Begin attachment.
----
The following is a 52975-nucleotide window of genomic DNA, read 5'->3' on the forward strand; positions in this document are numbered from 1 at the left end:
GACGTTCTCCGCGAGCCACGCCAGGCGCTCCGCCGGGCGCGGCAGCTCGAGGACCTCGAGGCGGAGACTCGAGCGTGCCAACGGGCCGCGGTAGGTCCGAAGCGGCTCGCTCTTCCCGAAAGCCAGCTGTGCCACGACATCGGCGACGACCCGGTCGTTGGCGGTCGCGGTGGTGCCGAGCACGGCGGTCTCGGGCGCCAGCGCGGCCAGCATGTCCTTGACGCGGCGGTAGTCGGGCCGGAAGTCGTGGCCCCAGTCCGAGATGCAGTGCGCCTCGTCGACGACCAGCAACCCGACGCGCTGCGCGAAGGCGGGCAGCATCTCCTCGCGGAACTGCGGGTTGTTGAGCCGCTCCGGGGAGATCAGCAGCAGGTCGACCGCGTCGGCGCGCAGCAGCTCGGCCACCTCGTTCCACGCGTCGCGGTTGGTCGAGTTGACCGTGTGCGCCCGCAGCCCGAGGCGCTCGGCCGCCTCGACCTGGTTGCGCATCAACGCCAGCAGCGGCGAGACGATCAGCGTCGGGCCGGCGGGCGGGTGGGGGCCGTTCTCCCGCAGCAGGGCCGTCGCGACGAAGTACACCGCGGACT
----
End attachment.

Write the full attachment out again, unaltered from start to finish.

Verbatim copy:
The following is a 52975-nucleotide window of genomic DNA, read 5'->3' on the forward strand; positions in this document are numbered from 1 at the left end:
GACGTTCTCCGCGAGCCACGCCAGGCGCTCCGCCGGGCGCGGCAGCTCGAGGACCTCGAGGCGGAGACTCGAGCGTGCCAACGGGCCGCGGTAGGTCCGAAGCGGCTCGCTCTTCCCGAAAGCCAGCTGTGCCACGACATCGGCGACGACCCGGTCGTTGGCGGTCGCGGTGGTGCCGAGCACGGCGGTCTCGGGCGCCAGCGCGGCCAGCATGTCCTTGACGCGGCGGTAGTCGGGCCGGAAGTCGTGGCCCCAGTCCGAGATGCAGTGCGCCTCGTCGACGACCAGCAACCCGACGCGCTGCGCGAAGGCGGGCAGCATCTCCTCGCGGAACTGCGGGTTGTTGAGCCGCTCCGGGGAGATCAGCAGCAGGTCGACCGCGTCGGCGCGCAGCAGCTCGGCCACCTCGTTCCACGCGTCGCGGTTGGTCGAGTTGACCGTGTGCGCCCGCAGCCCGAGGCGCTCGGCCGCCTCGACCTGGTTGCGCATCAACGCCAGCAGCGGCGAGACGATCAGCGTCGGGCCGGCGGGCGGGTGGGGGCCGTTCTCCCGCAGCAGGGCCGTCGCGACGAAGTACACCGCGGACT